foldr f z t = appEndo (foldMap (Endo #. f) t) z
@@ -293,15 +321,15 @@ class Foldable t where
-- > foldl f z [x1, x2, ..., xn] == (...((z `f` x1) `f` x2) `f`...) `f` xn
--
-- Note that to produce the outermost application of the operator the
- -- entire input list must be traversed. Like all left-associative folds,
+ -- entire input list must be traversed. Like all left-associative folds,
-- 'foldl' will diverge if given an infinite list.
--
-- If you want an efficient strict left-fold, you probably want to use
- -- `foldl'` instead of 'foldl'. The reason for this is that the latter does
- -- not force the /inner/ results (e.g. @z \`f\` x1@ in the above example)
- -- before applying them to the operator (e.g. to @(\`f\` x2)@). This
- -- results in a thunk chain \(\mathcal{O}(n)\) elements long, which then
- -- must be evaluated from the outside-in.
+ -- `foldl'` instead of 'foldl'. The reason for this is that the latter
+ -- does not force the /inner/ results (e.g. @z \`f\` x1@ in the above
+ -- example) before applying them to the operator (e.g. to @(\`f\` x2)@).
+ -- This results in a thunk chain \(\mathcal{O}(n)\) elements long, which
+ -- then must be evaluated from the outside-in.
--
-- For a general 'Foldable' structure this should be semantically identical
-- to:
@@ -338,10 +366,10 @@ class Foldable t where
-- | Left-associative fold of a structure but with strict application of
-- the operator.
--
- -- This ensures that each step of the fold is forced to weak head normal
- -- form before being applied, avoiding the collection of thunks that would
- -- otherwise occur. This is often what you want to strictly reduce a finite
- -- structure to a single strict result (e.g. 'sum').
+ -- This ensures that each step of the fold is forced to Weak Head Normal
+ -- Form before being applied, avoiding the collection of thunks that would
+ -- otherwise occur. This is often what you want to strictly reduce a
+ -- finite structure to a single strict result (e.g. 'sum').
--
-- For a general 'Foldable' structure this should be semantically identical
-- to,
@@ -462,10 +490,10 @@ class Foldable t where
toList t = build (\ c n -> foldr c n t)
-- | Test whether the structure is empty. The default implementation is
- -- Left-associative, lazy in both the initial element and the accumulator.
- -- Thus optimised for structures where the first element can be accessed in
- -- constant time. Structures where this is not the case should have a
- -- non-default implementation.
+ -- Left-associative and lazy in both the initial element and the
+ -- accumulator. Thus optimised for structures where the first element can
+ -- be accessed in constant time. Structures where this is not the case
+ -- should have a non-default implementation.
--
-- ==== __Examples__
--
@@ -543,8 +571,10 @@ class Foldable t where
-- | The largest element of a non-empty structure.
--
- -- This function is non-total and will raise a runtime exception if the
- -- structure happens to be empty.
+ -- This function is non-total and will raise a runtime exception if the
+ -- structure happens to be empty. A structure that supports random access
+ -- and maintains its elements in order should provide a specialised
+ -- implementation to return the maximum in faster than linear time.
--
-- ==== __Examples__
--
@@ -568,7 +598,9 @@ class Foldable t where
-- | The least element of a non-empty structure.
--
-- This function is non-total and will raise a runtime exception if the
- -- structure happens to be empty
+ -- structure happens to be empty A structure that supports random access
+ -- and maintains its elements in order should provide a specialised
+ -- implementation to return the minimum in faster than linear time.
--
-- ==== __Examples__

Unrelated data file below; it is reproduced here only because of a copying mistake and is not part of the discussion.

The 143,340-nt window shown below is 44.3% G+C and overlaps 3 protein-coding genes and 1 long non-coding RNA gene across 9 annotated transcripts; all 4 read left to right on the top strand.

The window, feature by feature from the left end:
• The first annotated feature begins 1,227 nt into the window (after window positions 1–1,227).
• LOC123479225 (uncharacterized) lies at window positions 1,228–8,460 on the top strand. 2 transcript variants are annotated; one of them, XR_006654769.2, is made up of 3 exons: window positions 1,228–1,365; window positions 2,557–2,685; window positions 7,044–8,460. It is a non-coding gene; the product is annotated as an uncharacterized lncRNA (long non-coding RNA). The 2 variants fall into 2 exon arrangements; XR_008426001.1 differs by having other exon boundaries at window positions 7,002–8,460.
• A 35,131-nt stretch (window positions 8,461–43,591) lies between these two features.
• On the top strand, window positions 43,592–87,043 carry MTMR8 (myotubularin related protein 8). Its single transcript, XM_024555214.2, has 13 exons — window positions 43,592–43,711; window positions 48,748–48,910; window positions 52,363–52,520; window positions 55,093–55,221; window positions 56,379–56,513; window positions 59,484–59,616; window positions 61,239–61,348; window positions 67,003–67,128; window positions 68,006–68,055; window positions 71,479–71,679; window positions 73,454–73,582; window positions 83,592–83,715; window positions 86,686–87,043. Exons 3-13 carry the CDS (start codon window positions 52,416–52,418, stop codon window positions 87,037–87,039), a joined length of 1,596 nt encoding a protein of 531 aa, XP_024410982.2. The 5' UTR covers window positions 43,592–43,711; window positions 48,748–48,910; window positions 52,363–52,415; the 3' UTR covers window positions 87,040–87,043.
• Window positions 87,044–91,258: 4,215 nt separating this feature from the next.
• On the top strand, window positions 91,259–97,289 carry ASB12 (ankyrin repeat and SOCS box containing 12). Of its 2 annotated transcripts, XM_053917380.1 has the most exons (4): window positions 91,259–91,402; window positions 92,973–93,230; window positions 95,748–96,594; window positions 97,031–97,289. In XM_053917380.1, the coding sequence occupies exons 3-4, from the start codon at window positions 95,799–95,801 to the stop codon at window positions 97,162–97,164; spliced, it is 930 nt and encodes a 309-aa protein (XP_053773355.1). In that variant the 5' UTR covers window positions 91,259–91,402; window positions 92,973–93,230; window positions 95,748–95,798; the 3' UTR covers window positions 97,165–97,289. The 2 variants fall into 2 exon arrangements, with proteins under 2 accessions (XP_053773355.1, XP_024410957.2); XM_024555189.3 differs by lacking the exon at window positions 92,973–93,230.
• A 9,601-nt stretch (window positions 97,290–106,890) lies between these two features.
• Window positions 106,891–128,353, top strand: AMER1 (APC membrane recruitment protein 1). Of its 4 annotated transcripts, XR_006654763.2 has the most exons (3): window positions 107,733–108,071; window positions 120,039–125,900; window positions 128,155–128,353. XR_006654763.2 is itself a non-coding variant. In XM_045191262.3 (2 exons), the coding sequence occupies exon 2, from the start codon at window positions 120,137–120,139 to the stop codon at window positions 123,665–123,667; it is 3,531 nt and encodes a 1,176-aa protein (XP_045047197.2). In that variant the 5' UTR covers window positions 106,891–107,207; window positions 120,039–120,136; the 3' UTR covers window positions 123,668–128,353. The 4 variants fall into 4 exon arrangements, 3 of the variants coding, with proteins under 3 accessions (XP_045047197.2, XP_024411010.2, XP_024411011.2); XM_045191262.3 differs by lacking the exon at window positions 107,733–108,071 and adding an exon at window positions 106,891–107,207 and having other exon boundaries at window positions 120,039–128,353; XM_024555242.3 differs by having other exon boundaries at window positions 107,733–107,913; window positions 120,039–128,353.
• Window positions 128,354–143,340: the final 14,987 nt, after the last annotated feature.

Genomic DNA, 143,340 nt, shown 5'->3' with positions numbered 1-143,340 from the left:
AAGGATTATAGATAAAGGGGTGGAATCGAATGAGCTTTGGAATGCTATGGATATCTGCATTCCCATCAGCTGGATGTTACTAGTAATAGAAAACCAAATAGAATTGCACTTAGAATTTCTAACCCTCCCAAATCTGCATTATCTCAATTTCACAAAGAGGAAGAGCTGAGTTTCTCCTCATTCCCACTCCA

--
@@ -969,7 +1001,7 @@ foldlM f z0 xs = foldr c return xs z0
{-# INLINE c #-}
-- | Map each element of a structure to an 'Applicative' action, evaluate these
--- actions from left to right, and ignore the results. For a version that
+-- actions from left to right, and ignore the results. For a version that
-- doesn't ignore the results see 'Data.Traversable.traverse'.
--
-- 'traverse_' is just like 'mapM_', but generalised to 'Applicative' actions.
@@ -988,7 +1020,7 @@ traverse_ f = foldr c (pure ())
where c x k = f x *> k
{-# INLINE c #-}
--- | 'for_' is 'traverse_' with its arguments flipped. For a version
+-- | 'for_' is 'traverse_' with its arguments flipped. For a version
-- that doesn't ignore the results see 'Data.Traversable.for'. This
-- is 'forM_' generalised to 'Applicative' actions.
--
@@ -1008,7 +1040,7 @@ for_ :: (Foldable t, Applicative f) => t a -> (a -> f b) -> f ()
for_ = flip traverse_
-- | Map each element of a structure to a monadic action, evaluate
--- these actions from left to right, and ignore the results. For a
+-- these actions from left to right, and ignore the results. For a
-- version that doesn't ignore the results see
-- 'Data.Traversable.mapM'.
--
@@ -1020,7 +1052,7 @@ mapM_ f = foldr c (return ())
where c x k = f x >> k
{-# INLINE c #-}
--- | 'forM_' is 'mapM_' with its arguments flipped. For a version that
+-- | 'forM_' is 'mapM_' with its arguments flipped. For a version that
-- doesn't ignore the results see 'Data.Traversable.forM'.
--
-- 'forM_' is just like 'for_', but specialised to monadic actions.
@@ -1030,7 +1062,7 @@ forM_ :: (Foldable t, Monad m) => t a -> (a -> m b) -> m ()
forM_ = flip mapM_
-- | Evaluate each action in the structure from left to right, and
--- ignore the results. For a version that doesn't ignore the results
+-- ignore the results. For a version that doesn't ignore the results
-- see 'Data.Traversable.sequenceA'.
--
-- 'sequenceA_' is just like 'sequence_', but generalised to 'Applicative'
@@ -1051,7 +1083,7 @@ sequenceA_ = foldr c (pure ())
{-# INLINE c #-}
-- | Evaluate each monadic action in the structure from left to right,
--- and ignore the results. For a version that doesn't ignore the
+-- and ignore the results. For a version that doesn't ignore the
-- results see 'Data.Traversable.sequence'.
--
-- 'sequence_' is just like 'sequenceA_', but specialised to monadic
@@ -1393,16 +1425,16 @@ Note [maximumBy/minimumBy space usage]
~~~~~~~~~~~~~~~~~~~~~~~~~~~~~~~~~~~~~~
When the type signatures of maximumBy and minimumBy were generalized to work